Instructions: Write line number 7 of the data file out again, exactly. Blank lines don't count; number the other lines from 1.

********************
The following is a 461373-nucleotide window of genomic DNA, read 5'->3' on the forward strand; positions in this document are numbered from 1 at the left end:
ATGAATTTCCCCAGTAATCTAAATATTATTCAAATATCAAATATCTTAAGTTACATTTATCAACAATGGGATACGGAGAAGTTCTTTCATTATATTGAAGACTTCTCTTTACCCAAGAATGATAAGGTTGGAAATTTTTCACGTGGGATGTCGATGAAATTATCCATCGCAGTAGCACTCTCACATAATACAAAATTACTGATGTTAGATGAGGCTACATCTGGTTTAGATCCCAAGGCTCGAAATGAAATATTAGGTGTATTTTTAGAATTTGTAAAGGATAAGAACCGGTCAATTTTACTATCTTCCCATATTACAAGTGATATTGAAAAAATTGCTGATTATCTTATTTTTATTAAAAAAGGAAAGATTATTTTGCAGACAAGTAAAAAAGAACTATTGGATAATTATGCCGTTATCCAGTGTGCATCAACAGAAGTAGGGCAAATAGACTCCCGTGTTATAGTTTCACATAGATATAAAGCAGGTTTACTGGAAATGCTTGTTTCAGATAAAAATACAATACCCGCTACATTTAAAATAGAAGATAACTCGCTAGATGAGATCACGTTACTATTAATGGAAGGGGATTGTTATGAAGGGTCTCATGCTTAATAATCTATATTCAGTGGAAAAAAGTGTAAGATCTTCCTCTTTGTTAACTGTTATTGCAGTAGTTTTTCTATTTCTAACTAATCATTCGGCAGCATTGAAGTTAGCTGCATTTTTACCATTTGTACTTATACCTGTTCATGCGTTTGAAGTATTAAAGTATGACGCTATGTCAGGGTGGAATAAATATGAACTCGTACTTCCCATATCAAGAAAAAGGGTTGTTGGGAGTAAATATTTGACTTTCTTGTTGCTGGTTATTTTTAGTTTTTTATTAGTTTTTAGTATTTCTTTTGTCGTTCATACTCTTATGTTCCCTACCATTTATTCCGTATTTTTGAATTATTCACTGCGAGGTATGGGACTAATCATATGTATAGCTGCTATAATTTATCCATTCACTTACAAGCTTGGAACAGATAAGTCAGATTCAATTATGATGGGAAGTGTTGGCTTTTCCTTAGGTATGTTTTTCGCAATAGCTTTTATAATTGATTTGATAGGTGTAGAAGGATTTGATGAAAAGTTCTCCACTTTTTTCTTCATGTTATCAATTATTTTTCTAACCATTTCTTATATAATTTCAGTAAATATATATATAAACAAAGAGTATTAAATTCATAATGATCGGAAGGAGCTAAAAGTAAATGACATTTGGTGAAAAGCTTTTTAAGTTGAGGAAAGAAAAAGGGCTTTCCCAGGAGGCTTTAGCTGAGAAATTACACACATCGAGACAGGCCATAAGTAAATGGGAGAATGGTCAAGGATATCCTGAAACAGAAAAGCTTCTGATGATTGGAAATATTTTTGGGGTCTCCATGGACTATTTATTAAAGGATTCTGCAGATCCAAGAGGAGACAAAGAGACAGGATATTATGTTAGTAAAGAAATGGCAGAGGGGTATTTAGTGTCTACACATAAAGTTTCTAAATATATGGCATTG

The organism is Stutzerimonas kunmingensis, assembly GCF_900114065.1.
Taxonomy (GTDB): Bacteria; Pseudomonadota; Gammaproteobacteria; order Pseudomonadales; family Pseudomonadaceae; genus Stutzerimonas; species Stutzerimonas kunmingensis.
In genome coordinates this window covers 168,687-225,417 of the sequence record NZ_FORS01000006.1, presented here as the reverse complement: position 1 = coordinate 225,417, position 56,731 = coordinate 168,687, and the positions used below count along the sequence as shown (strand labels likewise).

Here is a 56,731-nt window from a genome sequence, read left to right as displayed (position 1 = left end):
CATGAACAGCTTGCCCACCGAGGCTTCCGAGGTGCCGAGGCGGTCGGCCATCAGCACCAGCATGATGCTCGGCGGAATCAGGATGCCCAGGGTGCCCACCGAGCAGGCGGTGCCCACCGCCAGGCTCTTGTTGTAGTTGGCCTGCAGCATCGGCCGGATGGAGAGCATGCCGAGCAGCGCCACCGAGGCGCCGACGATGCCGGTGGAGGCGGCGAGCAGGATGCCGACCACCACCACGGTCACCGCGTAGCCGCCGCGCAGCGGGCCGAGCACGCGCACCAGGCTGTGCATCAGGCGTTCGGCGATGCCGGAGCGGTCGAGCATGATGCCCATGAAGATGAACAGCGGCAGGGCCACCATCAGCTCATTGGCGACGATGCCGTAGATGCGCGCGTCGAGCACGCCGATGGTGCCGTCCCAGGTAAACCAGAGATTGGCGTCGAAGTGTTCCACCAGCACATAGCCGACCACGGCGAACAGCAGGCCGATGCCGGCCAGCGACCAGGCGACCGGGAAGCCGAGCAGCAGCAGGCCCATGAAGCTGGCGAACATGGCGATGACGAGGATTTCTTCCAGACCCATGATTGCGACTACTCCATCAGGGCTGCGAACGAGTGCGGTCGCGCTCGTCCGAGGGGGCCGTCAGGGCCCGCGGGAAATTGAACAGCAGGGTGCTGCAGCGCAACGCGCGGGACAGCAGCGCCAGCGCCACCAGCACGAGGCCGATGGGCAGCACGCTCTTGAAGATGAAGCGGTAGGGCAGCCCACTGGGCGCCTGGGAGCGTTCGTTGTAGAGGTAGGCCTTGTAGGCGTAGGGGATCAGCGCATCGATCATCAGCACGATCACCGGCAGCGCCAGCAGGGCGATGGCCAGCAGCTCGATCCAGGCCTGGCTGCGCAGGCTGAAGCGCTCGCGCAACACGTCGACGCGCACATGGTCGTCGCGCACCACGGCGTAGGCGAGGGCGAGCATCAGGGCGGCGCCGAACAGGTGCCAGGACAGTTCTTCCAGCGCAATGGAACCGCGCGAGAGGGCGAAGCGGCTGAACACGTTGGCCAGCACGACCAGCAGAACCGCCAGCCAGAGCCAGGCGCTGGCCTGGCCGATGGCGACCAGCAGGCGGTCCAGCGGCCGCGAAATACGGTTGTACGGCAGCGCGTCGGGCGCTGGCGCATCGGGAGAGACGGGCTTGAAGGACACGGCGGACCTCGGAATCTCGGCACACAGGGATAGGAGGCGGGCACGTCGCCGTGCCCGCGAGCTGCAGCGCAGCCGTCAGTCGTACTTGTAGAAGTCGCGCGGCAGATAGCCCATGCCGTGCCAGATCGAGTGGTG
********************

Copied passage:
CATGAACAGCTTGCCCACCGAGGCTTCCGAGGTGCCGAGGCGGTCGGCCATCAGCACCAGCATGATGCTCGGCGGAATCAGGATGCCCAGGGTGCCCACCGAGCAGGCGGTGCCCACCGCCAGGCTCTTGTTGTAGTTGGCCTGCAGCATCGGCCGGATGGAGAGCATGCCGAGCAGCGCCACCGAGGCGCCGACGATGCCGGTGGAGGCGGCGAGCAGGATGCCGACCACCACCACGGTCACCGCGTAGCCGCCGCGCAGCGGGCCGAGCACGCGCACCAGGCTGTGCATCAGGCGTTCGGCGATGCCGGAGCGGTCGAGCATGATGCCCATGAAGATGAACAGCGGCAGGGCCACCATCAGCTCATTGGCGACGATGCCGTAGATGCGCGCGTCGAGCACGCCGATGGTGCCGTCCCAGGTAAACCAGAGATTGGCGTCGAAGTGTTCCACCAGCACATAGCCGACCACGGCGAACAGCAGGCCGATGCCGGCCAGCGACCAGGCGACCGGGAAGCCGAGCAGCAGCAGGCCCATGAAGCTGGCGAACATGGCGATGACGAGGATTTCTTCCAGACCCATGATTGCGACTACTCCATCAGGGCTGCGAACGAGTGCGGTCGCGCTCGTCCGAGGGGGCCGTCAGGGCCCGCGGGAAATTGAACAGCAGGGTGCTGCAGCGCAACGCGCGGGACAGCAGCGCCAGCGCCACCAGCACGAGGCCGATGGGCAGCACGCTCTTGAAGATGAAGCGGTAGGGCAGCCCACTGGGCGCCTGGGAGCGTTCGTTGTAGAGGTAGGCCTTGTAGGCGTAGGGGATCAGCGCATCGATCATCAGCACGATCACCGGCAGCGCCAGCAGGGCGATGGCCAGCAGCTCGATCCAGGCCTGGCTGCGCAGGCTGAAGCGCTCGCGCAACACGTCGACGCGCACATGGTCGTCGCGCACCACGGCGTAGGCGAGGGCGAGCATCAGGGCGGCGCCGAACAGGTGCCAGGACAGTTCTTCCAGCGCAATGGAACCGCGCGAGAGGGCGAAGCGGCTGAACACGTTGGCCAGCACGACCAGCAGAACCGCCAGCCAGAGCCAGGCGCTGGCCTGGCCGATGGCGACCAGCAGGCGGTCCAGCGGCCGCGAAATACGGTTGTACGGCAGCGCGTCGGGCGCTGGCGCATCGGGAGAGACGGGCTTGAAGGACACGGCGGACCTCGGAATCTCGGCACACAGGGATAGGAGGCGGGCACGTCGCCGTGCCCGCGAGCTGCAGCGCAGCCGTCAGTCGTACTTGTAGAAGTCGCGCGGCAGATAGCCCATGCCGTGCCAGATCGAGTGGTG